Secretary of State for Business Enterprise & Regulatory Reform v Amway (UK) Ltd, Court of Appeal - Chancery Division, May 14, 2008, [2008] EWHC 1054 (Ch),[2008] BCC 713

Resolution Date:May 14, 2008
Issuing Organization:Chancery Division
Actores:Secretary of State for Business Enterprise & Regulatory Reform v Amway (UK) Ltd

Neutral Citation Number: [2008] EWHC 1054 (Ch)

Case No: 2651, 2652 and 2653 of 2007



Royal Courts of Justice

Strand, London, WC2A 2LL

Date: 14/05/2008

Before :

Mr Justice Norris

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Between :

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Mark Cunningham QC and Andrew Westwood (instructed by The Treasury Solicitor) for the Claimant

David Chivers QC and Philip Gillyon (instructed by Eversheds) for the Defendant

Hearing dates: 26-30 November 2007 & 3-7 December 2007


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JudgmentMr Justice Norris :

  1. I shall not order Amway to be compulsorily wound up, but will dismiss the petition if Amway will give the voluntary undertakings handed up during the course of the hearing (with one addition).

  2. The business now conducted by Amway (UK) Ltd (``Amway'') has been conducted in this country for some thirty years. So far as the evidence discloses its basic business model has remained more or less the same throughout that period, though it was subject to significant revision in October 2007. The same basic business model is used in about 80 countries worldwide. Amway is involved in direct selling. It sells something over £10 million of products in the UK each year. It markets its own and third party products directly to consumers through a network of independent sellers known as Independent Business Owners (``IBOs''). The structure adopted for the direct selling network is what has come to be known as ``multilevel marketing''. Such a structure encourages existing IBOs to recruit additional sellers whose sales (and the further sales of those whom such additional sellers in turn recruit, level by level) benefit the original IBO through a bonus structure that I will need later to explain. The resulting business organisation might be expected to resemble a pyramid with (at the top) a very few people whose earnings are generated by the layers of recruiters underneath them and (at the base) a large number of direct sellers whose income is derived solely from what they manage to sell. For each IBO there will be above them a ``sponsorship chain'' (the person who recruited them, and who in turn recruited the IBO's recruiter, and so on) who will benefit from sales made by the IBO and that IBO's downline: and below them a ``downline'' (those whom the IBO has recruited, and those who in turn have been recruited by the IBO's recruits and so on) whose sales will benefit the IBO.

  3. The evidence of Mr Richard Berry, the director of The Direct Selling Association and current chairman of The Federation of European Direct Selling Associations is that for most of the last twenty years the majority of direct selling companies in the UK have operated on a single level structure, but that this had now changed and the majority now operate on a multilevel basis where the rewards of some are to a greater or lesser extent determined by the sales efforts of others.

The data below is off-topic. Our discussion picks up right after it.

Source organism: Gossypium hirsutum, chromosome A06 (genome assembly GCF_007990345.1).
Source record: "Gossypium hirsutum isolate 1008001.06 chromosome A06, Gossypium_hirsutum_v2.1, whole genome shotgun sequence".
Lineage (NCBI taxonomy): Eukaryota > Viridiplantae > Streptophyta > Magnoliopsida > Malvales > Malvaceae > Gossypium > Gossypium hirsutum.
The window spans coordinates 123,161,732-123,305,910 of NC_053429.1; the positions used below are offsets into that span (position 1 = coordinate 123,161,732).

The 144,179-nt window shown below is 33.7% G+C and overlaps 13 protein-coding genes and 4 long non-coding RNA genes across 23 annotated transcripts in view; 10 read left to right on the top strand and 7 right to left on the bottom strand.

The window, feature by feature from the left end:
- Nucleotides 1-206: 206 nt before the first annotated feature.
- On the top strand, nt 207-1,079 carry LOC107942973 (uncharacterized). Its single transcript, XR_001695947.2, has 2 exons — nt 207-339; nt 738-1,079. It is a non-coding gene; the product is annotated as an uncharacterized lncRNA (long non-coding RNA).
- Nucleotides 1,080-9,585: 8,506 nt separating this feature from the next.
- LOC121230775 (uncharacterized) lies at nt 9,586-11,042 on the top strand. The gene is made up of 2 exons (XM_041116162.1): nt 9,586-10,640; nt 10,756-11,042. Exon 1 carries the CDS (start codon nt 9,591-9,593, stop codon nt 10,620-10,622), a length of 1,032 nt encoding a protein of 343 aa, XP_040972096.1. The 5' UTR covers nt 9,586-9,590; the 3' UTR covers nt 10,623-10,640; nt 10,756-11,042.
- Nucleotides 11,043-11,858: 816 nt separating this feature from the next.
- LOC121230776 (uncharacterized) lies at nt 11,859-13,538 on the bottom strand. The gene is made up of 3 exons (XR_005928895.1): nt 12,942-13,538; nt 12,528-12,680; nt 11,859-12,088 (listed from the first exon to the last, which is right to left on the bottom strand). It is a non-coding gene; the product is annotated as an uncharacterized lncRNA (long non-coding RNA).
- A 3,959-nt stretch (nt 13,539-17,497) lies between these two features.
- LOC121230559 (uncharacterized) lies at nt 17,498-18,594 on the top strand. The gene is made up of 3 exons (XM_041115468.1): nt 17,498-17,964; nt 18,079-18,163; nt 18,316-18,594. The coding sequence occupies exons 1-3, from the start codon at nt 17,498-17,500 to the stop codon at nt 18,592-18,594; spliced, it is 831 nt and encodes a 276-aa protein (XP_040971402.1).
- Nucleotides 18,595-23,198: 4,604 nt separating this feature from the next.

4. One of the risks inherent in a multilevel marketing structure is that (because it offers participants both the opportunity to sell products and the opportunity to recruit others) it is capable of exploitation as a pyramid selling scheme. This is explained in the Department for Business Enterprise and Regulatory Reform web site in these terms:-

    ``Trading schemes can be a legitimate opportunity for people to operate a business from home and are not illegal in the UK. Trading schemes become illegitimate and illegal if, while purporting to offer business opportunities, the sole purpose of the scheme is to make money by recruiting other participants, rather than trading in goods or services. This form of bogus scheme is sometimes referred to as ``pyramid selling''...''

  5. One of the by-products of a multilevel marketing scheme is that those towards the top of the pyramid (whose income is derived substantially from the sales efforts of several or perhaps many levels of IBOs below them) have the opportunity to create and promote motivational courses and literature directed at the lower tiers and aimed at encouraging them to recruit more members and thus to extend further the base of the pyramid. Such material is known as Business Support Material (or ``BSM''). The promotion of such BSM to the captive market represented by the lower levels of the pyramid provides the IBOs at the top with an additional and independent source of income to that derived from bonus payments arising from the sales generated by the lower levels of the organisation. Senior Amway IBOs promoted BSM through a number of vehicles, including Britt (UK) Ltd (``Britt'') and Network 21 Support Systems Ltd (``Network 21''). Britt and Network 21 are independent entities which are not owned by Amway or by any of its shareholders or officers. Amway does not share in any of the risks or rewards of Britt and Network 21: nor does Amway require any of its IBOs to purchase the literature or services of either entity. It does, however, reserve the right to exercise a degree of control over what is circulated to its IBOs.